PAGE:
Health & Medicine

Hip injury incidents increase with age, but you can reduce risk

Dr. Janak Talwalkar
Dr. Janak Talwalkar

As the baby boomer generation ages, orthopaedic surgeons in the United States and Central Kentucky continue to see an increase in the number of patients requiring orthopaedic care.

Unfortunately, as we age, the risk of falling increases and more than 250,000 people in the country will fracture their hip this year alone.

Certainly, the easiest way to treat a hip fracture is to prevent it from ever occurring. There are a variety of things that can be done to reduce this risk for our loved ones, including the following:

▪  Limiting medications that can cause dizziness or sleepiness

▪  Supplementing diets with calcium and vitamin D

▪  Getting screened for osteoporosis

▪  Performing strength and balance exercises regularly

▪  Getting regular eye exams

▪  Undergoing a home safety check

Obviously, no family member ever wants to receive the call informing them that a loved one has fallen and sustained a hip fracture. If that occurs, however, there are some key components to the ensuing care in the hospital you choose that can make a real difference in how well a person recovers.

In addition to an orthopaedic surgeon and an internist, patients benefit when a team of providers, including therapists and nutritionists, contribute to their care.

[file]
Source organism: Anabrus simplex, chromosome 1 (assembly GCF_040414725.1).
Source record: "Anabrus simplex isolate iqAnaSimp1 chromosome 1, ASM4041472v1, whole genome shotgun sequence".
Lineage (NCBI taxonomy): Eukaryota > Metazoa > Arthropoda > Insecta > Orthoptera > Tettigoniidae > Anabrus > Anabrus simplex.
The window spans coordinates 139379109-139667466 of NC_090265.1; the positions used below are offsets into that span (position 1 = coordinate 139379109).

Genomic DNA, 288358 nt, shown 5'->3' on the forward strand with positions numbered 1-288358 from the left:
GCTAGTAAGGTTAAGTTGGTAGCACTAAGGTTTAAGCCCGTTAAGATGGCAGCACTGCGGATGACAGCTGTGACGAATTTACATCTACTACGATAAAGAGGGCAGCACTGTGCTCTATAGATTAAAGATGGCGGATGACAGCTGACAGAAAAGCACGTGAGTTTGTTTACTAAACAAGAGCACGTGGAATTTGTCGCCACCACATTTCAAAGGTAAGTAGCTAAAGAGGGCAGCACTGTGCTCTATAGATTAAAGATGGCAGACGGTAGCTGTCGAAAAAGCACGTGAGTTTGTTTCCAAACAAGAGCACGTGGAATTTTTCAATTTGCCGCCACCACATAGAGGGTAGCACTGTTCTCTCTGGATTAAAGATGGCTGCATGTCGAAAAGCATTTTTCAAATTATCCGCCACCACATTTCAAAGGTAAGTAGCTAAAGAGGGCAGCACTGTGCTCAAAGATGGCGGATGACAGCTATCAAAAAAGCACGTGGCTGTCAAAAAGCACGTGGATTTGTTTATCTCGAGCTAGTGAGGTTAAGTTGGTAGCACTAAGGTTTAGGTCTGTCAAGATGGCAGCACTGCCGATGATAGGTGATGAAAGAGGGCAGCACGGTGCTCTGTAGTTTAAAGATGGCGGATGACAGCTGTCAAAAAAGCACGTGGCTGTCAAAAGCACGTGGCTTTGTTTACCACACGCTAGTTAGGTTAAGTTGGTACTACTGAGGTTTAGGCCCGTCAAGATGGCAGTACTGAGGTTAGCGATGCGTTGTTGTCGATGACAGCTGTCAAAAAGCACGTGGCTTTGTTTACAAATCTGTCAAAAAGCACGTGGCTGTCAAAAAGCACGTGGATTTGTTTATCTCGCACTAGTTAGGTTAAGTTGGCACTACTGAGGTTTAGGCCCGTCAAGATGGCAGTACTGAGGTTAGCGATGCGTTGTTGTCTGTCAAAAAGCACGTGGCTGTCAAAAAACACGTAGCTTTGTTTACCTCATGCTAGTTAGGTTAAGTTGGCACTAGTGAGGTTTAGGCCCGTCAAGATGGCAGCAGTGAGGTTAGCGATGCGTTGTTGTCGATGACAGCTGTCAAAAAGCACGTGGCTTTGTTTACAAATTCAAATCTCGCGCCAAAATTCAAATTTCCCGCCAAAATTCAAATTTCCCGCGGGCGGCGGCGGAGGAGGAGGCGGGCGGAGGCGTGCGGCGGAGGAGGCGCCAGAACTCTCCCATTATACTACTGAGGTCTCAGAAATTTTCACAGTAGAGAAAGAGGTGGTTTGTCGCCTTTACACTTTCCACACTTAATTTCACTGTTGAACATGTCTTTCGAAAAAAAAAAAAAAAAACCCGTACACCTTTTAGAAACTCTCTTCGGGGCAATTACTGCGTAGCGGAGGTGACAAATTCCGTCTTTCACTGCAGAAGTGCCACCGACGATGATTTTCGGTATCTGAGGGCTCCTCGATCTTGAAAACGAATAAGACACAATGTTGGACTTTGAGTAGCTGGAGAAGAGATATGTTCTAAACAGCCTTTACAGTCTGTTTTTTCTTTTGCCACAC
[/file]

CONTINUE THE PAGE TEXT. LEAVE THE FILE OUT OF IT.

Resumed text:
It also is clear that limiting the use of strong pain medicine improves outcomes for patients with hip fractures. One way this can be done is by performing pain-relieving blocks in the emergency room to alleviate the pain very soon after the fracture is diagnosed.

Getting the necessary surgery done as soon as possible is critical. Patients can then begin working with intensive physical and occupational therapy to avoid some of the possible medical problems, such as pneumonia and blood clots.

Finally, preventing future fractures from occurring and creating a plan to treat patients’ osteoporosis are important for long-term success.

In my practice over the last 10 years, the patients that seem to do the best after these injuries have taken good care of themselves over their lifetime and have a family spokesperson or leader in place to help plan the care for the patient once they come home.

Often, though, the most important factor is having the right family member present throughout their hospitalization and follow-up care to ensure that the above-mentioned components of quality care are carried out.

Dr. Janak Talwalkar, an orthopaedic surgeon with Lexington Orthpaedic Associates, practices at Baptist Health Lexington.

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